I tried out Calorie Count (http://caloriecount.about.com/) because of its food database. Here's a prime example. Say you went to Costco this weekend. You bought some blueberry muffins. You have one for breakfast. You go to Sparkpeople (http://www.sparkpeople.com/) and type in "blueberry muffin" in the food searcher. Here is what you will see: The first thing to notice, is that there are no Costco Blueberry Muffins on the list. So, we are left to guess at that point. Seemingly, a Starbuck's Blueberry muffin might be close. So we'll choose it. Here are the gory details about the Starbuck's Blueberry Muffin:
But, in actuality, the Costco Blueberry Muffin leaves this one in the dust! Over at Calorie Count, we look up the Costco Blueberry Muffin (which is on their list):
That's a whopping 61% more calories! It becomes easy to see how not having the right food on the food list can make a significant difference, even when you think you are trying to do the right things!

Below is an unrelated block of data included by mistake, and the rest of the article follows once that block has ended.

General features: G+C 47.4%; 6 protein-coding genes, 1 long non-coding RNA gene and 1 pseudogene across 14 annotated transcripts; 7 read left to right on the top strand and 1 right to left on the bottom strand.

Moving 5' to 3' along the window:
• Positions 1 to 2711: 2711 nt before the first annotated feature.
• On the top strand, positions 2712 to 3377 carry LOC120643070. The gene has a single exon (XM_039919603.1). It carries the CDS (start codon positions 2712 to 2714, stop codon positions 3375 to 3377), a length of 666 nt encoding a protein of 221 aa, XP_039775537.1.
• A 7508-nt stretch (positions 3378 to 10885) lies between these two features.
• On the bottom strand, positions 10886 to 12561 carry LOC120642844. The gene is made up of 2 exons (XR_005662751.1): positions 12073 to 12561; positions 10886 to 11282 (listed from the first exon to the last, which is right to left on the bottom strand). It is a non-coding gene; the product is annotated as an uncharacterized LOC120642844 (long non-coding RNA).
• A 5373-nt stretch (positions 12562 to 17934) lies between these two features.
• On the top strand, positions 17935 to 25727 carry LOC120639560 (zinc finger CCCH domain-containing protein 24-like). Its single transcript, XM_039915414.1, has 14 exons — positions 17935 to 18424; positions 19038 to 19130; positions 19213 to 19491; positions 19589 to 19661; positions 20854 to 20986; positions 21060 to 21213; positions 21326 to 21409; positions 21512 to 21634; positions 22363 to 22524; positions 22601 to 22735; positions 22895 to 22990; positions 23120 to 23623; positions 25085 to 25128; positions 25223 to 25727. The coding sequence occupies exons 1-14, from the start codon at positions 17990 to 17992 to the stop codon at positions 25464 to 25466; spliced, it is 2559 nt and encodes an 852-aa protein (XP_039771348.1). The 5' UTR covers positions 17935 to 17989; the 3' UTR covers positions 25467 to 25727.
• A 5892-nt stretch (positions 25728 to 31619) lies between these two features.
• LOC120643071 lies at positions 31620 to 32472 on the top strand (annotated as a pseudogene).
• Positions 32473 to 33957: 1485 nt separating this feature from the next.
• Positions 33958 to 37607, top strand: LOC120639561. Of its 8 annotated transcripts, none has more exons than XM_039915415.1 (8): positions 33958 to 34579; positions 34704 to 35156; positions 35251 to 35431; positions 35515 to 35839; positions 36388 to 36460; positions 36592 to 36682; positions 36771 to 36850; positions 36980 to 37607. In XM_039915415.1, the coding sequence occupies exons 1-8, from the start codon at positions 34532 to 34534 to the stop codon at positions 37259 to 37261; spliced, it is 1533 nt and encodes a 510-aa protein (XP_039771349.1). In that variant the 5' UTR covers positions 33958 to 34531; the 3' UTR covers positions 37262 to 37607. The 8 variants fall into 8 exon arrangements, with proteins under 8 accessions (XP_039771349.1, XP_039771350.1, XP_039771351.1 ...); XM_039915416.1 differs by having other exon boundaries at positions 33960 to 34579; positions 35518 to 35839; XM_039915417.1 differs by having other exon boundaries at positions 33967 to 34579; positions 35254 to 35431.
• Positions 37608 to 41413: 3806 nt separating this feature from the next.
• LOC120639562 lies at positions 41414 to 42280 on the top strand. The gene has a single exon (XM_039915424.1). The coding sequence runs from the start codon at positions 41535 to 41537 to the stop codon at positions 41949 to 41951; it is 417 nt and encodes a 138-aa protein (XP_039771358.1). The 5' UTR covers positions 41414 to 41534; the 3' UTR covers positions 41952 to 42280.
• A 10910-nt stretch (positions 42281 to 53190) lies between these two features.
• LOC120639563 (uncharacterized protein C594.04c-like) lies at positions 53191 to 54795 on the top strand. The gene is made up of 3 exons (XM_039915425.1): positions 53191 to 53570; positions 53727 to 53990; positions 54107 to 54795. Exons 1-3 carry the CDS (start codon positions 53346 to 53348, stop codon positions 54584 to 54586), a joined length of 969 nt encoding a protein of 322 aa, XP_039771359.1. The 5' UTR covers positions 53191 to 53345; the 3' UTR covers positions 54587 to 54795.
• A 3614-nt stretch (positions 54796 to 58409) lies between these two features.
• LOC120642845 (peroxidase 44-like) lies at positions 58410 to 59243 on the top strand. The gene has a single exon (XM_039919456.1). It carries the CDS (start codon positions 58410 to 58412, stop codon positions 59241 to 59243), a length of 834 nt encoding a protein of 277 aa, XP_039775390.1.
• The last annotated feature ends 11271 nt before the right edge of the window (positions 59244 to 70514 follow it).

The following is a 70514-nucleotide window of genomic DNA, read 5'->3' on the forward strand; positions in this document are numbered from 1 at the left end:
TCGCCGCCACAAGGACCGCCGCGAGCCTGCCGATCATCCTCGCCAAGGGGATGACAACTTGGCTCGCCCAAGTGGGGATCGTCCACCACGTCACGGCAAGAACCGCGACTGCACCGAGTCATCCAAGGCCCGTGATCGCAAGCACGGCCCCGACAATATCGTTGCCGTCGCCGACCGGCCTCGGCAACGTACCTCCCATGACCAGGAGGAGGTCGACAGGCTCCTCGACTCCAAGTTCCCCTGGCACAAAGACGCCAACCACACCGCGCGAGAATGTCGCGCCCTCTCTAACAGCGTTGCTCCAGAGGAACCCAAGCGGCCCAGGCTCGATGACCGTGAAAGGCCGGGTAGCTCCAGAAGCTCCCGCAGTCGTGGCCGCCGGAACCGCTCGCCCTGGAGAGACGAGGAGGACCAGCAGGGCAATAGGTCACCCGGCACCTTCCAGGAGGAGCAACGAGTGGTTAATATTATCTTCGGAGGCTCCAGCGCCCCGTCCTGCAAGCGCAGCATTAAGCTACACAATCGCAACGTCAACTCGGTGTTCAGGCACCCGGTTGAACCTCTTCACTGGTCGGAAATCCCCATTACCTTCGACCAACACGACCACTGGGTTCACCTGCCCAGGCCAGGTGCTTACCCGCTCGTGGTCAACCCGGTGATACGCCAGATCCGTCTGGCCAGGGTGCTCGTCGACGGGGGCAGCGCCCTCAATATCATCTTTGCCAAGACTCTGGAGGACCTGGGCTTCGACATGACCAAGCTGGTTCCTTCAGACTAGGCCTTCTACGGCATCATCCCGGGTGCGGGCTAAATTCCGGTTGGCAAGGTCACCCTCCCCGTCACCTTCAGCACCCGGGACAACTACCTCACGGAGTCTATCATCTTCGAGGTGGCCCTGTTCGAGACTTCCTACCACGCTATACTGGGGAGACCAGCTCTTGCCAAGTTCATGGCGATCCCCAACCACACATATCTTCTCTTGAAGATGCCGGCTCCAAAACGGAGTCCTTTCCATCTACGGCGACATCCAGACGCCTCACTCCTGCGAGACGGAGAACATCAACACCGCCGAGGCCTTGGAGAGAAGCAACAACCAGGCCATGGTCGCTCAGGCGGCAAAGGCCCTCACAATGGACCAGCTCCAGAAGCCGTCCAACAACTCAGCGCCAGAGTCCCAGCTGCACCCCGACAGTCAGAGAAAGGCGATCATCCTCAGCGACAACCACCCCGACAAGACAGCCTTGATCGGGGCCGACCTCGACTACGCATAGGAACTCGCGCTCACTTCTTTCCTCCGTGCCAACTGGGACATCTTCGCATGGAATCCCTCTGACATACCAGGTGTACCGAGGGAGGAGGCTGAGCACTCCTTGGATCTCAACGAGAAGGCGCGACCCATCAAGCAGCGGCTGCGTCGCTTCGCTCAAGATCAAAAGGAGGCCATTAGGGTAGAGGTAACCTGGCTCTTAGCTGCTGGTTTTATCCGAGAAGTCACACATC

So, why go back to Sparkpeople? Here's the bottom line. At Calorie Count, when you log on, you see the following screen:
Now, this screen is actually quite cool. The "Burn Meter" on the right side of the screen attempts to approximate you caloric burn during the day. It is supposed to allow you to match calorie intake to calorie burn. The only problem is that when you go to enter a food in your diary, you lose your Burn Meter! Then, to top it off, when you log in next to enter your food, you don't get to see your entire food diary for the day:
This means that there is constant moving between screens. Also, while the graphical interface is nice, the one BIG thing that is missing here is what are my targets? I know how many calories, but what about carbs, fats, and protein? All this important information is missing.
Compare to this screen from Sparkpeople:
Food diary, calorie target, and breakdown. All in one screen.
So, for the foreseeable future, I will be using Sparkpeople. I may pop over to Caloriecount every now and then to check out some stuff on their food list, but just for the best informational display I've found so far, I think that Sparkpeople is it.